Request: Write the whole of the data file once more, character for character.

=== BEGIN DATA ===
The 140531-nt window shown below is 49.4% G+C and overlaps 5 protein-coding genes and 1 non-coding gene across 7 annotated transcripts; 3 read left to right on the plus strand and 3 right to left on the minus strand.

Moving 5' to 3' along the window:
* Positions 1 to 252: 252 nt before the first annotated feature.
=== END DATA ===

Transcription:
The 140531-nt window shown below is 49.4% G+C and overlaps 5 protein-coding genes and 1 non-coding gene across 7 annotated transcripts; 3 read left to right on the plus strand and 3 right to left on the minus strand.

Moving 5' to 3' along the window:
* Positions 1 to 252: 252 nt before the first annotated feature.